A significant strength of The German War lies in the author’s use of many and varied primary sources. These include not only public documents like speeches, propaganda ministry directives, and policy documents, but the letters and diary entries made by a small set of characters over the six years of the war. The words used include those exchanged between correspondents, shedding light both on how each thinks and on how the perception and opinion of each evolves in response to the other’s input. The different worldviews that evolve, for example, between a small town physician and his son—the latter an enlisted infantryman who rejected opportunities for officer training in order to remain within the bond of his fellow grunts, or between a Catholic school teacher running recreation programs for combat troops in Warsaw, and his wife coping with the disruptions of bombing and refugees. A combat officer and his photojournalist fiancée, both accustomed to privilege, share their thoughts on the sacrifices they must make for the “greater good” of avoiding the destruction which they both believe to be Germany’s only other fate, and this long before Allied bombers are destroying German homes and Soviet armies are destroying the German lines.
More German soldiers, airmen, and sailors became casualties in the nine months from the Stauffenberg assassination attempt on Hitler (July 20, 1944) and the latter’s suicide (April 30, 1945) than in the prior five years of war. Far, far more civilians died than in the prior five years. Why did the Germans keep fighting? This is a central question explored by Stargardt. Despite the example and culture of kamikaze attacks in the Pacific War, Japan did not keep fighting until her homeland was destroyed. But the Germans did, and they did so not only because of the coercive terror wrought upon much of the population by their own regime (a process documented in Ian Kershaw’s 2012 book, The End: The Defiance and Destruction of Hitler’s Germany, 1944–1945), but because when the war came home the Germans did not see any way out, and because the generation of 1939–1945 was obsessed that there be no repetition of the “stab in the back” of 1918. In the second war the fighting lines collapsed before the home front did.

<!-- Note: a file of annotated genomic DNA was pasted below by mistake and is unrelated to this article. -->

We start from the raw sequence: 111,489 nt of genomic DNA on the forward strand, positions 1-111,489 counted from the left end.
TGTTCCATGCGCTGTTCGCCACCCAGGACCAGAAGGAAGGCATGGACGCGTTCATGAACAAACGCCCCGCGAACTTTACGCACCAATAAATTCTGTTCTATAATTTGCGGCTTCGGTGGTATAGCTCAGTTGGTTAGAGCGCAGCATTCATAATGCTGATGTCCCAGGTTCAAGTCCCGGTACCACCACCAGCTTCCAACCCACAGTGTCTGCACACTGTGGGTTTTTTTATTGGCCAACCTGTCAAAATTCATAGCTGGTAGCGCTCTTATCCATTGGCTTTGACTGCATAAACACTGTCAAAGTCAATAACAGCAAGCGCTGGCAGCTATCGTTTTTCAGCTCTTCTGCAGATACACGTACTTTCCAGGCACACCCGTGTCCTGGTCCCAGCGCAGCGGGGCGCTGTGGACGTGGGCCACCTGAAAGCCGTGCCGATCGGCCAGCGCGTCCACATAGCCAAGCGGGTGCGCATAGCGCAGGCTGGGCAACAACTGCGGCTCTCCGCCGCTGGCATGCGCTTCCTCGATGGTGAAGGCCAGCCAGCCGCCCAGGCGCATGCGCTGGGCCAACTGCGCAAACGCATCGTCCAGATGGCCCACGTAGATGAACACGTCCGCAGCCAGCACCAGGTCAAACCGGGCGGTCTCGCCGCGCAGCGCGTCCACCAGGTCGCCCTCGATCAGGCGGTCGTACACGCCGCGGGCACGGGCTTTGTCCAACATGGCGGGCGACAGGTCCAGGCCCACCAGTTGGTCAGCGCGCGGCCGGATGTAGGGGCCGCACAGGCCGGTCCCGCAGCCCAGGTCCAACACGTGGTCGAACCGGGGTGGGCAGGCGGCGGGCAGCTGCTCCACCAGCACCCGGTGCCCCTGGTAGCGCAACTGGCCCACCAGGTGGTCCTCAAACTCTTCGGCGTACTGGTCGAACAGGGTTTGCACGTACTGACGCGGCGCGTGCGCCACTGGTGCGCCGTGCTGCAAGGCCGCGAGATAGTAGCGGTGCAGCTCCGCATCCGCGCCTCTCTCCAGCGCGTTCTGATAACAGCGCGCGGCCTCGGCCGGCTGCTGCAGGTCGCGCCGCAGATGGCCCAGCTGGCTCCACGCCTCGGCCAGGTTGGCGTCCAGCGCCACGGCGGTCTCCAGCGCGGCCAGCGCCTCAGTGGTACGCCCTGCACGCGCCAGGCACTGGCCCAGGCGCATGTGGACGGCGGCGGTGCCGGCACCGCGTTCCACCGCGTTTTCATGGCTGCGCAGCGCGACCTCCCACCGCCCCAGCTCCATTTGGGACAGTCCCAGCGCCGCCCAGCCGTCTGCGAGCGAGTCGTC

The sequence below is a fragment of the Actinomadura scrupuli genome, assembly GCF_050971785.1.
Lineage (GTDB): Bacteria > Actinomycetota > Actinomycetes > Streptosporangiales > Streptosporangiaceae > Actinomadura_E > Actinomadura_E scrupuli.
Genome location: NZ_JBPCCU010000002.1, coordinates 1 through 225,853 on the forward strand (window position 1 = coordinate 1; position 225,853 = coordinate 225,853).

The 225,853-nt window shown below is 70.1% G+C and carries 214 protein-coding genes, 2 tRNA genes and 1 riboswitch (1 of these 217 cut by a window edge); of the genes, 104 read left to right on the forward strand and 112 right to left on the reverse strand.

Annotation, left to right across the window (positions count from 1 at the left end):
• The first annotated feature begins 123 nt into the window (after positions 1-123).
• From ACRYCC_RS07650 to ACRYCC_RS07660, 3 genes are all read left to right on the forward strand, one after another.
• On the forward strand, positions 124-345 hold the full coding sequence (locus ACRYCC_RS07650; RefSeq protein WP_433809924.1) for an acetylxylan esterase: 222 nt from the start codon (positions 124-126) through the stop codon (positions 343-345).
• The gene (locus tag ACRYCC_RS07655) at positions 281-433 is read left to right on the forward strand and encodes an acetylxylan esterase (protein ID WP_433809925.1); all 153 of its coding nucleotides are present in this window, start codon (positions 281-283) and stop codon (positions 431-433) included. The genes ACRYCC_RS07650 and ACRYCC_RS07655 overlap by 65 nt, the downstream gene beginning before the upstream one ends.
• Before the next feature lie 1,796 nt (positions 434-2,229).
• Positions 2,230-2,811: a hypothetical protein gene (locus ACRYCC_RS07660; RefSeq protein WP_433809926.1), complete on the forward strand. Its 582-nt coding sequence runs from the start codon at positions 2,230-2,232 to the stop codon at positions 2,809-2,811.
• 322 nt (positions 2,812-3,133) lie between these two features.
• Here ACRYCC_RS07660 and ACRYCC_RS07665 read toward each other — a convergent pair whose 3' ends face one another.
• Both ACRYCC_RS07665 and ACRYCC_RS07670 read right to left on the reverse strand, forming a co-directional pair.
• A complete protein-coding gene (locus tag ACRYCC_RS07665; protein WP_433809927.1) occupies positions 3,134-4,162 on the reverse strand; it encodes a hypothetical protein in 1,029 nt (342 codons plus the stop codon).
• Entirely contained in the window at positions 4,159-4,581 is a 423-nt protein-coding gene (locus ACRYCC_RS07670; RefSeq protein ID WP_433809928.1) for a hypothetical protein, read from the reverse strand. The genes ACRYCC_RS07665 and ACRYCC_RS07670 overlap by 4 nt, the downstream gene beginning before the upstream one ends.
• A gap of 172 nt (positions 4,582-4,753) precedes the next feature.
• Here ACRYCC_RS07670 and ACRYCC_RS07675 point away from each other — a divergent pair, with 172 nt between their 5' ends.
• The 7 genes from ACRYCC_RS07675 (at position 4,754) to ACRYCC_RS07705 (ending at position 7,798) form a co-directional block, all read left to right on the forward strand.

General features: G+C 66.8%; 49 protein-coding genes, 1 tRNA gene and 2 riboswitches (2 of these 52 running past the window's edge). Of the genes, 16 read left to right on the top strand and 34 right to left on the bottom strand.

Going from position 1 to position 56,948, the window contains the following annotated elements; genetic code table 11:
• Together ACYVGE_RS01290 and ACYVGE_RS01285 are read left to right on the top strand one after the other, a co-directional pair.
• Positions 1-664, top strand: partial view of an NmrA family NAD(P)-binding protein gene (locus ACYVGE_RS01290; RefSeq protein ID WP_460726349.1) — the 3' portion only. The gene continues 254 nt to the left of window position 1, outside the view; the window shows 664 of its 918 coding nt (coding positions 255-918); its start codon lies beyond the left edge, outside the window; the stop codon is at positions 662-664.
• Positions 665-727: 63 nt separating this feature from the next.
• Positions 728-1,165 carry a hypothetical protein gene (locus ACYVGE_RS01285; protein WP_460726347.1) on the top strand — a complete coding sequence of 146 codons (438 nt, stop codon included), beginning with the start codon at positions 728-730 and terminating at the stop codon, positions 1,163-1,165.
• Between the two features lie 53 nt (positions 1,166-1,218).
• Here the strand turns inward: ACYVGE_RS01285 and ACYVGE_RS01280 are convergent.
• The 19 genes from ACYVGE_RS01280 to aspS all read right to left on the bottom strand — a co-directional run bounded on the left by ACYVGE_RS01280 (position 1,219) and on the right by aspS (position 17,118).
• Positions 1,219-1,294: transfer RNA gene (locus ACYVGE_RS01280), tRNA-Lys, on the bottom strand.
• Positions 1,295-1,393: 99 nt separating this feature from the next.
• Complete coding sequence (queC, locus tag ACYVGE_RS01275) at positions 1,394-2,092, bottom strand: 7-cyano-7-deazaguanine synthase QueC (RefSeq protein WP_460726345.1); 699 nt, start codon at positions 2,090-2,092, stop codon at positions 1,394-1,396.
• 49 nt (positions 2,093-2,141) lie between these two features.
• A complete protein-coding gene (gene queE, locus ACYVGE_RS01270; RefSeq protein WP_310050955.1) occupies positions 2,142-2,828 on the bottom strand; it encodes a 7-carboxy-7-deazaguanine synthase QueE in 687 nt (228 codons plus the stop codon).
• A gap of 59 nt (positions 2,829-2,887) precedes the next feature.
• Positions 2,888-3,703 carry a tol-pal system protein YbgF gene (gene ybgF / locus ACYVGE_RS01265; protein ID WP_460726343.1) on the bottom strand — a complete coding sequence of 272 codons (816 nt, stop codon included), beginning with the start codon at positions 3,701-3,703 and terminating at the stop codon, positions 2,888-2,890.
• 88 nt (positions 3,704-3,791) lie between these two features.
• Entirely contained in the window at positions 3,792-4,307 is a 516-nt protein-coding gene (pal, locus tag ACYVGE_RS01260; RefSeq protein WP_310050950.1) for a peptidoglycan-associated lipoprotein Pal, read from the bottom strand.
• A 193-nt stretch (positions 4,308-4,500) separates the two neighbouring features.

Early in the war the Germans did not express euphoria over the quick victories over Poland, the Low Countries and France. Their reaction was a more muted relief that the “defense” had prevailed, and a hope that the whole nasty business would soon be at an end. The population was happiest when the regime promised peace and prosperity, not conquest. Therefore, the refusal of the British to surrender was viewed as essentially perverse, and as evidence that the regime was right about Great Britain being in a common plot with the Soviets. In a society where what happened to the Jews (and to those suffering from physical and mental defects, who were systematically killed in asylums) was known, projecting motives onto others became the norm. This projection continued after the war, and allowed many Germans to experience their lives as ones of victimhood. Where the British had been “perverse,” now the Third Reich had been perverse—as if the observations made during the war, and the memories after had been made by ones not participating as actors. The wartime experience became one of Nazis and “ordinary folk,” and this despite the reality that in the 1960s over half of German diplomats overseas had had wartime experience in the SS.
Stargardt ends with a survey of these collective phenomena of memory and mythmaking, but his focus is on the war as lived, and as lived by people in varied walks of life. His work is remarkable for its documentation of the corrosive effects of lies, half-truths, and wishes built upon each other. The book is excellent both in how the author fleshes out the experience of war in the lives and words of real people, and in how these real lives serve to warn that accommodation to lies, half-truths, and wishful thinking corrupts in all times.
The Rev. Dr. Karl C. Schaffenburg is an Episcopal priest serving in Wisconsin. He previously held legal, policy, and intelligence roles in the pharmaceutical industry in the United States and Europe.